Category: Elections

Elections

And you step to the left and you step to the right …

The dance of politics often looks silly, ungainly and downright improper. Compared with the antics in parliament this year, the Tory conference is mild stuff, but still …

Yesterday, I was told that the minimum wage would remain alive and well under the Tories. Today, I learn that the Tories will make 3 years in jail mean 2 years in jail instead of, as it previously had, 18 months in jail.

I’d rather 3 years meant 2 years than 18 months. As a major reform of bluLabour into a true Tory party, this strikes me as short-weight, but half-a-loaf is better than no bread. It does seem to offer scope for being outbid by the Brexit party in the law and order area with those likely to vote for either, but at least it’s a step in the right direction.

The kindest guess I can make at why tendresse is shown to the minimum wage is inspired by this paragraph in a Dominic Cumming’s Spectator article:

This was brought home to me very starkly one day. I was conducting focus groups of Conservative voters. I talked with them about immigration for 20 minutes (all focus groups now start with immigration and tend to revert to it within two minutes unless you stop them). We then moved onto the economy. After two minutes of listening I was puzzled and said – who did you vote for? Labour they all said. An admin error by the company meant that I had been talking to core Labour voters, not core Tory voters. On the subject of immigration, these working class / lower middle class people were practically indistinguishable from all the Tories and UKIP people I had been talking to.

What was it, I wonder, that caused Dominic to wonder who they voted for when these core Labour voters, who could so easily have been core Tory voters while the subject was the PC speech police or immigration or Brexit (or law and order), began talking about the economy? Could it have been the minimum wage? I fear it was.

Less than a year ago, I posted my astonishment that May’s Tory party seemed more attached to the deep state and the SW1 faction than to professing whatever it took to win the next election. I suppose it’s a step in the right direction if the Tories have now reverted to type 🙂 – but I see scope for further realignment yet. The internal and external purge of the Tory party is not over, I hope – thought it may for now be running in channels constrained by Dominic’s insight above.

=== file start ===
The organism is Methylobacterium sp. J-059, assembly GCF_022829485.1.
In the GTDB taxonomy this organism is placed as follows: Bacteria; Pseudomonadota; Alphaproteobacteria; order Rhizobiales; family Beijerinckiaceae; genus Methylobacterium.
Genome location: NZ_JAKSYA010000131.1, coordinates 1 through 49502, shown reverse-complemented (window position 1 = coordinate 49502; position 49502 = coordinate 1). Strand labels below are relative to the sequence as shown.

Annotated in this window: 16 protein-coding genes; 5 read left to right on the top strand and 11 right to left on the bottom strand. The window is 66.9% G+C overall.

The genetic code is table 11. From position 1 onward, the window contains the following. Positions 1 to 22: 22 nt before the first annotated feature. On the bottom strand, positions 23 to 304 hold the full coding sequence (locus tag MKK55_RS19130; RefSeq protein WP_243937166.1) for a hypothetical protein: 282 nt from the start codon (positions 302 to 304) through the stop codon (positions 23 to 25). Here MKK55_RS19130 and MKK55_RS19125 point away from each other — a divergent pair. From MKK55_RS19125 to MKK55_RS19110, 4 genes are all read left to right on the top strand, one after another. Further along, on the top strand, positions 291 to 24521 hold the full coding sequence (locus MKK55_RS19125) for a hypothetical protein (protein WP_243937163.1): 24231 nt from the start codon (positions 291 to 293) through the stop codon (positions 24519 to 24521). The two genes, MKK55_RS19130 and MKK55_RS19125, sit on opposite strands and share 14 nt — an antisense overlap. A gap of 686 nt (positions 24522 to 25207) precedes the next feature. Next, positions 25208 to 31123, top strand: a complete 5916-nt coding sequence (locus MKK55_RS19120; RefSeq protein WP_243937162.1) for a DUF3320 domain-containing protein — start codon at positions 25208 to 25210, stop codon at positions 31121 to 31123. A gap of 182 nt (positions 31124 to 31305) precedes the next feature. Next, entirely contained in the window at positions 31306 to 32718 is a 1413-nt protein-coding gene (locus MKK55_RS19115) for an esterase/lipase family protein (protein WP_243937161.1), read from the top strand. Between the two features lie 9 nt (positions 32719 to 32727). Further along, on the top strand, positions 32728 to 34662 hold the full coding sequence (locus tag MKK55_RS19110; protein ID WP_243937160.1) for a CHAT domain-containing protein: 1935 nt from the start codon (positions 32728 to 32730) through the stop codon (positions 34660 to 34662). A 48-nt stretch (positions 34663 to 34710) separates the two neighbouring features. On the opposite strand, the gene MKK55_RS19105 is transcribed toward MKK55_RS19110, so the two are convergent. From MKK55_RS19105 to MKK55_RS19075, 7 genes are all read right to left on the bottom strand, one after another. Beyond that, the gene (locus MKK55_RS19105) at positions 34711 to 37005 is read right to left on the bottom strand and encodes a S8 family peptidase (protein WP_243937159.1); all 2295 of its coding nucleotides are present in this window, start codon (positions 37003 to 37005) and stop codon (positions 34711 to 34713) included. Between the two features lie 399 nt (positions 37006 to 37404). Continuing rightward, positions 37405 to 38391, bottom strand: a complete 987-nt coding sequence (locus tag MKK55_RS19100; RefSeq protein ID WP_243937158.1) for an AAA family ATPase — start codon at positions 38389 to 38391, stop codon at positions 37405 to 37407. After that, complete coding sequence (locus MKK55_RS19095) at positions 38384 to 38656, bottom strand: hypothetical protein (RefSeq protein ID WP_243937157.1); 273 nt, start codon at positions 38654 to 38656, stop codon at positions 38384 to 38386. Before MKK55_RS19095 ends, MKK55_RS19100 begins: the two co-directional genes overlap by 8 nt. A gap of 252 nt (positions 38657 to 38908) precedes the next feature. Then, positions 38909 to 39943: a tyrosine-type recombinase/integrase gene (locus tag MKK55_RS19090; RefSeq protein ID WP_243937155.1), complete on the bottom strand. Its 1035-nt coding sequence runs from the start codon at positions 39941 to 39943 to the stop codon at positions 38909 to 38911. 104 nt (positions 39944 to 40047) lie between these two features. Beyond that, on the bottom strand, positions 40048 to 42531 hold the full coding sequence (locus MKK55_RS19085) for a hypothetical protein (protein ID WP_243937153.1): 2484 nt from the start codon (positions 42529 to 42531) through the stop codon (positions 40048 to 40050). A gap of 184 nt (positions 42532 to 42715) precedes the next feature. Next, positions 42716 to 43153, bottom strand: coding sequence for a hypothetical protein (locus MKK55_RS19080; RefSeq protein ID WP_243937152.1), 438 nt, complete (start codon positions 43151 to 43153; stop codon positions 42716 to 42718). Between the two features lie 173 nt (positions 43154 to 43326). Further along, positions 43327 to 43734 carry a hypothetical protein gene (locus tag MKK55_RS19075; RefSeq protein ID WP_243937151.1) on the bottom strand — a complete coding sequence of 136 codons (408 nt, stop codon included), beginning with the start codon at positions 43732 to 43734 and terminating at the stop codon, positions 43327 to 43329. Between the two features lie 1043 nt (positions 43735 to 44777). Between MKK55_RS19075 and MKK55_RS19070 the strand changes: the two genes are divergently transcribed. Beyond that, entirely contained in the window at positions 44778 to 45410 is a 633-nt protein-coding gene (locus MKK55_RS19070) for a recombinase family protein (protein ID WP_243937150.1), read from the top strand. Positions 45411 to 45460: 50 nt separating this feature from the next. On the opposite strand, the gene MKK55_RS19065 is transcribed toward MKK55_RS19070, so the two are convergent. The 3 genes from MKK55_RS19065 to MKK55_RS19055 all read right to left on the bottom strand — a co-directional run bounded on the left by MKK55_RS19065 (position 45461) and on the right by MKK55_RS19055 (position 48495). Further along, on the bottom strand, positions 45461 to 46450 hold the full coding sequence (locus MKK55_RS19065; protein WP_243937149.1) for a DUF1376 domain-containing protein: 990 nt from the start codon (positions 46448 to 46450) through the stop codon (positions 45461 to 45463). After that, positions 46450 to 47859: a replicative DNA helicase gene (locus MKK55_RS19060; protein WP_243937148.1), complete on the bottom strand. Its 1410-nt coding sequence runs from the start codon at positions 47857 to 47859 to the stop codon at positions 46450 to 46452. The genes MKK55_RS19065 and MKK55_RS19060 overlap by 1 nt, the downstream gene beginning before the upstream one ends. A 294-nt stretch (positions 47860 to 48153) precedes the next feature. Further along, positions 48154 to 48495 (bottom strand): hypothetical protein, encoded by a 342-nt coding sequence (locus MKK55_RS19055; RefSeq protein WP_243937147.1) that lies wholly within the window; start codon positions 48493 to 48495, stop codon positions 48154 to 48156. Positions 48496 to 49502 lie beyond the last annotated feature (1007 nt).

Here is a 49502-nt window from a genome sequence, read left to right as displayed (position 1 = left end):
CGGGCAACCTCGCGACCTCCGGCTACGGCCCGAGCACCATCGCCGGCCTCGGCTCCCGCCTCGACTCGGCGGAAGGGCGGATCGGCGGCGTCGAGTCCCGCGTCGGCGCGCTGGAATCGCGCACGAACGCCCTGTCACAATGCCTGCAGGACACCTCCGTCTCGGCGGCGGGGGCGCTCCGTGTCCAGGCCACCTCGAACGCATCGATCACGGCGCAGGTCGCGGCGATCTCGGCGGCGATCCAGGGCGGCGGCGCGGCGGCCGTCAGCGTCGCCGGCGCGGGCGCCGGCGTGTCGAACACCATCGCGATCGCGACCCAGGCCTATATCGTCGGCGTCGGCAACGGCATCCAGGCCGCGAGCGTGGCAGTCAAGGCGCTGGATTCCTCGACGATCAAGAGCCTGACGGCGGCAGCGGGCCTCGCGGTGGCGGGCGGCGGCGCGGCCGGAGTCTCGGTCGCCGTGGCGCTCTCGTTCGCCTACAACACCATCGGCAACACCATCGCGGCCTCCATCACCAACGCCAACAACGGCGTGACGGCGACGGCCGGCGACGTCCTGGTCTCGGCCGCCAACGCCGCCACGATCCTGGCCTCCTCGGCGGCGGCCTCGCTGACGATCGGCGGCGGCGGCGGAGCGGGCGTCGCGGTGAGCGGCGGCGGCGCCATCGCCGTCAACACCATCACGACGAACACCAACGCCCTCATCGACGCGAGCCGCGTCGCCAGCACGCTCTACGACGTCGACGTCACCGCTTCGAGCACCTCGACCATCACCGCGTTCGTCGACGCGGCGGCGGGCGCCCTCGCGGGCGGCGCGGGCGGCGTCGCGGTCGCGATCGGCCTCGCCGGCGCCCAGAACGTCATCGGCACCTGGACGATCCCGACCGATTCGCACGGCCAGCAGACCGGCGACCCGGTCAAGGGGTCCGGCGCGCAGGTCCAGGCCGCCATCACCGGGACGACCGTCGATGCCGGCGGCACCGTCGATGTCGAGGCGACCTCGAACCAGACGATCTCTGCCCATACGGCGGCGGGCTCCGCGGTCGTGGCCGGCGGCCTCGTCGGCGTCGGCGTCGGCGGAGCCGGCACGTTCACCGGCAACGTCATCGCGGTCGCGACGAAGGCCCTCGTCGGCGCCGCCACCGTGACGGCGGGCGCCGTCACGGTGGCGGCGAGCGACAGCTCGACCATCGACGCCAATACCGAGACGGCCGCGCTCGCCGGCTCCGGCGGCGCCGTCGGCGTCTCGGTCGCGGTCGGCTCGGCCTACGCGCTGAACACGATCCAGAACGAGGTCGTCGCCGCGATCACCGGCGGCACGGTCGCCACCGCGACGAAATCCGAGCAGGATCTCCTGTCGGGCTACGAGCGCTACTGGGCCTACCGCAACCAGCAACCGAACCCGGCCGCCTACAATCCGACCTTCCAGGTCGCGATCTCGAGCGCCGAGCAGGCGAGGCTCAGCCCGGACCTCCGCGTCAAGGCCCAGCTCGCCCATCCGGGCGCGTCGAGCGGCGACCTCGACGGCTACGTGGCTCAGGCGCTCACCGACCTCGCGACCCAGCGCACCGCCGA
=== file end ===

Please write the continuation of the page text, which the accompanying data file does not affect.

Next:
Failing, flailing, and doing surprisingly well in the polls

I read everywhere that Boris Johnson’s government is flailing and failing. They have been soundly defeated in the Commons. It looks like Boris will be forced to ask the EU for another extension, and according to the Times it has been pre-approved:

Rebel Tory MPs and opposition leaders received private assurances from European leaders that a request by parliament for a three-month Brexit extension would be granted in one last attempt to break the deadlock.

The Times understands that senior figures behind the bill to force an extension on Boris Johnson cleared their plan with EU capitals before it was published this week. They received reassurances that the European Council, which is made up of EU leaders, would not stand in the way of one final extension if it was approved by parliament.

Amber Rudd is but the latest high-profile Tory to resign the Conservative whip, to the delight of her brother Roland Rudd, the chairman of the People’s Vote campaign.

Yet…

“If Parliament is unable to decide on Brexit it would be better to have a snap General Election”

Agree: 50%
Disagree: 18%

-Tweet from the “Britain Elects”, quoting a poll by ComRes carried out from the 4th-6th September. It is not the only such result. The Independent‘s John Rentoul has observed,